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Do I really have to?

One. More. Night.

It was all that came to mind while listening to the ever continuing and surrounding hum of the cicadas. They were something of a trade mark to the south, as were the frequent moss hangings from the trees, some how beautiful, and annoying. As were the creepy, two-headed love bugs, the boiled peanut stands, the over-enthusiastic college football fans, and the not-so-occasional confederate flag.

He wouldn't have been so bothered if the atmosphere had been a little different. If perhaps, they'd been really needed, all in some true danger. Yes, there had been "devil workins, 'round" but it was all small fry stuff.

Crossing his arms casually, Royce glanced at the woman in charge. She wore that smile that wasn't so pretty, and he wondered how much longer he should just stand there without interrupting. How much longer could she honestly take. Lowering his eyes, he instantly regretted looking away from the far lesser evil that was the smile.

Oh. My--

He'd never seen such...dirty feet.

I'm sorry.

His eyes quickly snapped up and away to find an approaching Rachel. Good.

Would she save them?

He hoped-- and then from yards away came... devil music. Perhaps a good escape, in itself.

Without looking at the van, Royce rose his chin toward St. Vier. "I'll get it."

Starting at a slow trot, the man's speed picked up with each step until he met the back of the van. Hands quickly tugged at the handle, but naturally, he'd locked the doors. "Uh..." He moved along the van toward the front, and dug into his pocket, retrieving a key. He'd had the spare since earlier that morning when he'd needed to use the van for an important phone call (oddly, he couldn't get reception at the inn). Good thing he'd kept it. Even more so, good thing he'd had a legit excuse to use the van.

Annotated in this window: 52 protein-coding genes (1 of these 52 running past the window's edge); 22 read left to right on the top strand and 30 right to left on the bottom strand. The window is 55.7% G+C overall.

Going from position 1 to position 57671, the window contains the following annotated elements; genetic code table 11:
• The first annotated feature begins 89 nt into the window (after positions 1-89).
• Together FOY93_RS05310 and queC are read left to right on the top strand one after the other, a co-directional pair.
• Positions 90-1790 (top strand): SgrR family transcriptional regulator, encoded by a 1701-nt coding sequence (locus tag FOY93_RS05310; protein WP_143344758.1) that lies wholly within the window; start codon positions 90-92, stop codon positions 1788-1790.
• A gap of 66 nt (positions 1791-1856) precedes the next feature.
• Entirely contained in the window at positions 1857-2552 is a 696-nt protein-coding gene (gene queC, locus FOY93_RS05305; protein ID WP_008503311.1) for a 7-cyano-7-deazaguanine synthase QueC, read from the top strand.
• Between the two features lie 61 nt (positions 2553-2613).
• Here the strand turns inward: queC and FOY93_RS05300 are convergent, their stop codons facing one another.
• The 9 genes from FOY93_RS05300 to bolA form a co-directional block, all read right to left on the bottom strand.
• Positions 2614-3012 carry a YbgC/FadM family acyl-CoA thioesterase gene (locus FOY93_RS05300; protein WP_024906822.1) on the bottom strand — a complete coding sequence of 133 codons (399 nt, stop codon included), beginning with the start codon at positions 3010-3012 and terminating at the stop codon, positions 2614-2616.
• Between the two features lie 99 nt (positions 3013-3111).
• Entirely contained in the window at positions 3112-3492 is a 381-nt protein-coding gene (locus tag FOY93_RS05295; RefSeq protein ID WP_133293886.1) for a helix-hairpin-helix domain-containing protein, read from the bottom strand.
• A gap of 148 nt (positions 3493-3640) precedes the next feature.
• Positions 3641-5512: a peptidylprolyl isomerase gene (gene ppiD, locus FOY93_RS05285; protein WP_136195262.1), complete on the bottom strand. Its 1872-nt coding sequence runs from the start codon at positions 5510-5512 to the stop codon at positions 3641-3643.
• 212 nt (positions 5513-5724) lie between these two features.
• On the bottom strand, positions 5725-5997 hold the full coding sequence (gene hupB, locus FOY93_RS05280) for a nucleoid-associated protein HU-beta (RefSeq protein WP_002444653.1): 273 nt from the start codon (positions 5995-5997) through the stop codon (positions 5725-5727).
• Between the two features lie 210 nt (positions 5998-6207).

"Aren't you a little old for these type of stunts?" His upper body hung in the van, hands reaching out toward the player to stop the blaring.
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St. × Vier
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Canned music cut over the scene, theme music to an already superfluous encounter, and St. Vier’s smile melted at the edges.

She perked visibly at Rachel’s interruption. Just as visibly captured control, smoothed her features to polite interest.

”Ah. Excuse me.” Back away, back away…She placed a light hand at Rachel’s elbow, taking the opportunity to whisk the two of them away in the name of professionalism.

The music grew suddenly in volume, lyrics strained to fill the air momentarily, bucking over something sharp and squealing. St. Vier kept an ear on it, hoping for a sudden cut-off.

“…good save Belleza” St. Vier murmured gratefully once the two of them were a few quick steps away. The Belleza was slightly forced. St. Vier had tried ‘my child,’ ‘sister’ and the like upon first receiving her new name—all the titles she might, in good faith, have taken for herself if the Church had not invoked her status as saint. Even before the Church had revoked her status as a living saint it had quickly turned…forced; a satire of herself. She was no one’s mother; better not to pretend. It had been a relief to retire to the usual courtesies, but inexplicably she'd found it difficult to change the uncomfortable pattern.

“I was hoping to use this mission to induct you formally.” It would have been a good oppurtunity to do so; if everything had been as expected here. St. Vier's eyes unfocused, remembering the team’s last induction; it hadn't been that long ago, really. A shame.

Flashes of memory: Deliberate overdosing, bringing the temptation of hellfire to the fore.

A man sobbing as he prayed, face twisted in some strong emotion. Limbs moving deftly, as if under some other power’s control, cutting through black flesh that moved to press against his cheek, seeking to engulf him…

Closeup on dilated eyes, shaking pupils and twitching eyelids.

//No. Satan, I reject you// This said through gritted teeth.